Fit for work scheme to be rolled out over next few months
The Fit for Work scheme, which is intended to help employers manage staff sickness, is now being piloted and is expected to be rolled out across England and Wales over the next few months.
Government figures suggest more than 140 million working days are lost because of staff sickness each year. This causes stress for the employee and can also cause major problems for employers, especially small businesses, which may have fewer resources and less flexibility than larger companies.
It’s estimated that sickness absence costs employers £9billion a year in sick pay costs and lost production.
One of the key elements of the scheme is that it allows employers and GPs to offer free occupational health referrals to employees who have been off work for four weeks or more. The service is voluntary and employees have to give their consent before referrals for a health assessment can be made.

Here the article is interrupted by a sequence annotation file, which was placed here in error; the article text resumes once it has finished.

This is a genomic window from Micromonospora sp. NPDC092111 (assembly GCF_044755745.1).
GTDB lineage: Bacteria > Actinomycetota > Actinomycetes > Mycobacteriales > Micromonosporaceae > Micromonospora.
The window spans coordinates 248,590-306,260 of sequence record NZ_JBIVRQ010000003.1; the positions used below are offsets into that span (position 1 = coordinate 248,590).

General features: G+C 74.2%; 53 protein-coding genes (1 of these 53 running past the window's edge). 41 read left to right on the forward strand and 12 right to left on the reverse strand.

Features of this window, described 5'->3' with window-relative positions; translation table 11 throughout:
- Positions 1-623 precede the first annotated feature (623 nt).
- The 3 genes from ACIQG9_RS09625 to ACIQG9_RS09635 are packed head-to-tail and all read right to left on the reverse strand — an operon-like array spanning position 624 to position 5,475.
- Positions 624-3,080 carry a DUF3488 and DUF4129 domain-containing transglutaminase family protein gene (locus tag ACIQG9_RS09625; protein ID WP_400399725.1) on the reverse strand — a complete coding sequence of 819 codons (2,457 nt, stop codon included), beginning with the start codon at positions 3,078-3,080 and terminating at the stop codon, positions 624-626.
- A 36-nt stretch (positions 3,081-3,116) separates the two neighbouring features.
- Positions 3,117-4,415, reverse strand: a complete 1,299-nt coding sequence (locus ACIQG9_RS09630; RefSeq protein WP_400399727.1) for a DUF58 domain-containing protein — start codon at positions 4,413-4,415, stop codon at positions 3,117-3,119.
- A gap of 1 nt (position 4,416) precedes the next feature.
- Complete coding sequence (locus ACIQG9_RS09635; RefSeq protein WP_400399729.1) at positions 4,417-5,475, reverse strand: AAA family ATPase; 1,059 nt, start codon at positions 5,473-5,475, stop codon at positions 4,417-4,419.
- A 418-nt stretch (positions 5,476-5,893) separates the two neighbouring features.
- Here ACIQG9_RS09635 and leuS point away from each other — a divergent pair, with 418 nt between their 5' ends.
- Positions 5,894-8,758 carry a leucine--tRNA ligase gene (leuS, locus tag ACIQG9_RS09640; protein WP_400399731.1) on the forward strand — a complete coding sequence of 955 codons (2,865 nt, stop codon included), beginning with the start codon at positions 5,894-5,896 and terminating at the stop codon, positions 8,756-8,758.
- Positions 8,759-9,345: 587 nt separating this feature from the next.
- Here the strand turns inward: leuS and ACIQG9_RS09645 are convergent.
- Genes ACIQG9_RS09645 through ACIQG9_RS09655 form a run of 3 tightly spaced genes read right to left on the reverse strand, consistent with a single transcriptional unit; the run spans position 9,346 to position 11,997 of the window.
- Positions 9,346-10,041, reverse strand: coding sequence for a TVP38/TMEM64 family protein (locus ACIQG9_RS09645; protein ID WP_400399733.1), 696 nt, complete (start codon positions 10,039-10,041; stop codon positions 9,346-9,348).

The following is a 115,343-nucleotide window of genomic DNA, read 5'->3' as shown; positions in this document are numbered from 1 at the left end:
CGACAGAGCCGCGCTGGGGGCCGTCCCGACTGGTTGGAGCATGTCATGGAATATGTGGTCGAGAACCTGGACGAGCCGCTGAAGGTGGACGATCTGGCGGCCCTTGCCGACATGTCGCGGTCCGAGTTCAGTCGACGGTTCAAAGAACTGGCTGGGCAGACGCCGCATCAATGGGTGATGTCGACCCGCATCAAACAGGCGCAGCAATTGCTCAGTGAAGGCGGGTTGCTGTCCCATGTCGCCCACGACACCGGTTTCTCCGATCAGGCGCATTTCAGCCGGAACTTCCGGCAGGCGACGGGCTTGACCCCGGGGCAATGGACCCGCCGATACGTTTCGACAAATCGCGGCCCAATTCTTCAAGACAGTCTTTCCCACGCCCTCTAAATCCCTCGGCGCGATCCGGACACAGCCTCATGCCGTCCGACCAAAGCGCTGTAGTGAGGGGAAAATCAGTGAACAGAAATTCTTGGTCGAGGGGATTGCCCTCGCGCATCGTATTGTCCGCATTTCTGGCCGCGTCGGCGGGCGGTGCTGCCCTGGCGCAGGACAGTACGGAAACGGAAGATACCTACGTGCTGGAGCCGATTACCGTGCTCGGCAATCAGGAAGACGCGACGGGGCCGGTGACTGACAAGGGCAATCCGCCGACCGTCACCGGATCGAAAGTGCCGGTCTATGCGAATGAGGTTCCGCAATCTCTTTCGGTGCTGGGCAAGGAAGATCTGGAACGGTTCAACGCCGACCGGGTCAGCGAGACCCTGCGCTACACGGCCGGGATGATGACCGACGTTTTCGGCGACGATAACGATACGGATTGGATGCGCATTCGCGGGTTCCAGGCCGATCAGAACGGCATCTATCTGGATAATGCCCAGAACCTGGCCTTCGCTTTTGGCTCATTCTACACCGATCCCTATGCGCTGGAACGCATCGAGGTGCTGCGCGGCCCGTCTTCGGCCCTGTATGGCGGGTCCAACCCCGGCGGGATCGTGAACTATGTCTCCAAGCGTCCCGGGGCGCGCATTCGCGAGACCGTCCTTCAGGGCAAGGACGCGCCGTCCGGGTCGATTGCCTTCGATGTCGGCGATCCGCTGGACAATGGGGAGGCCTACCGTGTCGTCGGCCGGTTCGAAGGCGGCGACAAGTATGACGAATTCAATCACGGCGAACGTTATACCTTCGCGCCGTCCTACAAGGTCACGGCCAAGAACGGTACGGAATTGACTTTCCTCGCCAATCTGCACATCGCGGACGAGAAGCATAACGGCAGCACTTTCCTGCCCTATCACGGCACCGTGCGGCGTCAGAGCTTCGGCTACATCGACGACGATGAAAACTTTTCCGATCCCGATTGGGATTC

Following the assessment, employees will receive a return-to-work plan with recommendations to help them get back to their job more quickly.
There is also an advice line offering help to both employers and employees to enable an early and smooth return to work.
The Minister for Welfare Reform, Lord Freud, said: “Being in work is good for people’s wellbeing and can help them to recover. Fit for Work will help employers and their staff to manage sickness absence and aid the return-to-work process.”
The Fit for Work scheme is currently being trialled in Sheffield and will be rolled out to other regions over the coming months.
Employers can get more information on the Fit for Work website http://fitforwork.org/
The Fit for Work scheme followed research by Dame Carol Black and David Frost CBE. In their report, Health at work – an independent review of sickness absence, they wrote: “We know that the longer someone is off sick or out of work, the harder it is to get back to work, and worklessness comes at great personal and financial cost. Much absence and inactivity is due to comparatively mild illness which is compatible with work – and may indeed be improved by work.”
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